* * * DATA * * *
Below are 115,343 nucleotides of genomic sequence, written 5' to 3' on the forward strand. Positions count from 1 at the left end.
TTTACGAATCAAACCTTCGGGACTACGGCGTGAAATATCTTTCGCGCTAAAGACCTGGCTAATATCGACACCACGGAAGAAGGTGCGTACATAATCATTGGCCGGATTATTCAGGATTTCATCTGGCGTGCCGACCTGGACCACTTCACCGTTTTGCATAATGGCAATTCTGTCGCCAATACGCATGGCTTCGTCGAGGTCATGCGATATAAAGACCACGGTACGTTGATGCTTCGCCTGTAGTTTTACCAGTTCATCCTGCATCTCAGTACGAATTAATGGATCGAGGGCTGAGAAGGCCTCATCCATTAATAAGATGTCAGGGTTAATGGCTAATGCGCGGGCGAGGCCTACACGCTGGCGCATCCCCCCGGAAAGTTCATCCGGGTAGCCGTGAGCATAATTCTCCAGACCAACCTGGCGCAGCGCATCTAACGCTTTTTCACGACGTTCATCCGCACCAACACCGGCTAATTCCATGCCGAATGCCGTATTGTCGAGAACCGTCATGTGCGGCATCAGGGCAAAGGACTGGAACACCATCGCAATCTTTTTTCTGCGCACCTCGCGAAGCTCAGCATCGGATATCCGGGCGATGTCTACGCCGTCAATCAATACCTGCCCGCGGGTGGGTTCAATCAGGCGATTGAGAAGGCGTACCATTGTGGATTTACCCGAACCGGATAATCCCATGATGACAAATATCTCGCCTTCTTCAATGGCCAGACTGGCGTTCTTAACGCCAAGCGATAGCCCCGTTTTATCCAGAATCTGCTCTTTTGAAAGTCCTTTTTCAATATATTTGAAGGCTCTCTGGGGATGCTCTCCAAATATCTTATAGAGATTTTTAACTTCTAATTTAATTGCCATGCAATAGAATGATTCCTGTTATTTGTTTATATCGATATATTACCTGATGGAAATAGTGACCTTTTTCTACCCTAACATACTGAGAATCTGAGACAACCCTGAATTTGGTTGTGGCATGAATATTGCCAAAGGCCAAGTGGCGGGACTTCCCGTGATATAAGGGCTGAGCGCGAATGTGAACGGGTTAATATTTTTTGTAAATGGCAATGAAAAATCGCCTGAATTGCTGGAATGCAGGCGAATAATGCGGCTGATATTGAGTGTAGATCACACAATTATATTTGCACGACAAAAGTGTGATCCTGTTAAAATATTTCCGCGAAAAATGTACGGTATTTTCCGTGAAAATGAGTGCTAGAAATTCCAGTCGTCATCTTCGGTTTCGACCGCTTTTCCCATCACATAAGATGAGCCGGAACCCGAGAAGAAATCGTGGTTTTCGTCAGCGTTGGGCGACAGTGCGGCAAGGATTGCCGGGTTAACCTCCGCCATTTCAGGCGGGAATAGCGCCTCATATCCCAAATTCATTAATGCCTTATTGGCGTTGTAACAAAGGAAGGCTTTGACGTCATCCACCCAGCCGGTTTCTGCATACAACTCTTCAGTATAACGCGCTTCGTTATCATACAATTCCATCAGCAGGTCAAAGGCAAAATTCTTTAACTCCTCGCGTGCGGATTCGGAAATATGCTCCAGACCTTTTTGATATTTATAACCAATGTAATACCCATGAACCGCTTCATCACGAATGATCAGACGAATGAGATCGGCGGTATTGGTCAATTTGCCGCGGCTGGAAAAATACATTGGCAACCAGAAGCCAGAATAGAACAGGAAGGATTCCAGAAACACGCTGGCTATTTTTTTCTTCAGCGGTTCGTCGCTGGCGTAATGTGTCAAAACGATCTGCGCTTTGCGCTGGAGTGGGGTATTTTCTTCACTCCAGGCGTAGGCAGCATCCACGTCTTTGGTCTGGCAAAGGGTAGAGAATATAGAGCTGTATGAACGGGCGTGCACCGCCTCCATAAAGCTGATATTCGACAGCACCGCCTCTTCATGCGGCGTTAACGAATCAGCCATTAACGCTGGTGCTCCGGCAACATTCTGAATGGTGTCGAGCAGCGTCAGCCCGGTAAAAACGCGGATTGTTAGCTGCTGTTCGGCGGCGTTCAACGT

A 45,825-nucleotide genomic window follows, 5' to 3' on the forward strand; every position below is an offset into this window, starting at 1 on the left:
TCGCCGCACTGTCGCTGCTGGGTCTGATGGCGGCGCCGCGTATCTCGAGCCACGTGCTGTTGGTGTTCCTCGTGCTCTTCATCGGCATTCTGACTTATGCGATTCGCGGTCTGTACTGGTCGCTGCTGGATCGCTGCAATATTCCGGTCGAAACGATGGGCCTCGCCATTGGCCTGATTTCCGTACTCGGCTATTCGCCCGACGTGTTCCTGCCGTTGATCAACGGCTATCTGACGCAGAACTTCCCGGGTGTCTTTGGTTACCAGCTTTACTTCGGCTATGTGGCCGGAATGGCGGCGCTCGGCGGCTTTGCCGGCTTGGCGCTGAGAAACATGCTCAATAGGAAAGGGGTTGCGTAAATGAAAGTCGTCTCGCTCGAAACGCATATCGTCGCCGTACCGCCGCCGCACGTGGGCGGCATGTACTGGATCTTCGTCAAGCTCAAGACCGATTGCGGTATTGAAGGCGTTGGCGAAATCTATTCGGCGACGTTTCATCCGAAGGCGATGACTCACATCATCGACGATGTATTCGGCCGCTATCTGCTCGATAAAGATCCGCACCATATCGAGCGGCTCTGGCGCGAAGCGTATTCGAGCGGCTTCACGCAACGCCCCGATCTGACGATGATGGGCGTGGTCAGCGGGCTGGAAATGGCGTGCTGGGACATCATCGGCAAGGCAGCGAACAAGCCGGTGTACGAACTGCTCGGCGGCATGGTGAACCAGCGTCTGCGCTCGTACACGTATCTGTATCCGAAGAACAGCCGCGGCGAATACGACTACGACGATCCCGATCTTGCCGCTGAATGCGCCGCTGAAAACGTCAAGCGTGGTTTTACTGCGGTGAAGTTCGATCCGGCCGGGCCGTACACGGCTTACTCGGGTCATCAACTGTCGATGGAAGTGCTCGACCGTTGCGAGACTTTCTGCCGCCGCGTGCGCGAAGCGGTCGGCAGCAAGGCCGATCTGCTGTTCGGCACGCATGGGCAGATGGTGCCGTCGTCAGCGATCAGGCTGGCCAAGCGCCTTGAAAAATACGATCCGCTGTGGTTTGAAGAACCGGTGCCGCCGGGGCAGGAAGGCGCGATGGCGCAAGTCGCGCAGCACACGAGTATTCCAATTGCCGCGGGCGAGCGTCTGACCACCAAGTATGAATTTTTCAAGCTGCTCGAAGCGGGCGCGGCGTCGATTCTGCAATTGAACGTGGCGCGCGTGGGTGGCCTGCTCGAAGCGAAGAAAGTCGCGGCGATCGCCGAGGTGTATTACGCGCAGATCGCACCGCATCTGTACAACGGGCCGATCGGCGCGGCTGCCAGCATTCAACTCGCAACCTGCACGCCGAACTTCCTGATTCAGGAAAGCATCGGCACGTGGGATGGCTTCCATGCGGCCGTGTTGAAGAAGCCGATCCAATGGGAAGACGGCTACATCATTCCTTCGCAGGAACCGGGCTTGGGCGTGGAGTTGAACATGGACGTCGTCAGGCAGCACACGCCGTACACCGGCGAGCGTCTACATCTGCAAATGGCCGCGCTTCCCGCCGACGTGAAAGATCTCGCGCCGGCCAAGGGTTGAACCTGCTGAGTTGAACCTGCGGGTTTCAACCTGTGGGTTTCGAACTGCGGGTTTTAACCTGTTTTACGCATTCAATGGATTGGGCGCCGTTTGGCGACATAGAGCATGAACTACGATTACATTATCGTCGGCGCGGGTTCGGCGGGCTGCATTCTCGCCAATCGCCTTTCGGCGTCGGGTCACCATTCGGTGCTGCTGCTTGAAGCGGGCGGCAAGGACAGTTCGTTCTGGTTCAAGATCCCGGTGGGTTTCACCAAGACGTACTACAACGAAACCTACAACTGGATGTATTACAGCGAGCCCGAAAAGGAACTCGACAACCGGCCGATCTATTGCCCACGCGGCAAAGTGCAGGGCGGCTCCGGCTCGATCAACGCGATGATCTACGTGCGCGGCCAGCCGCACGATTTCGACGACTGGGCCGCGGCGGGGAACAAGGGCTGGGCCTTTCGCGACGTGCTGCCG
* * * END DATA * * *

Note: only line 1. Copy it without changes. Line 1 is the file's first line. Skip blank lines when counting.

Below are 115,343 nucleotides of genomic sequence, written 5' to 3' on the forward strand. Positions count from 1 at the left end.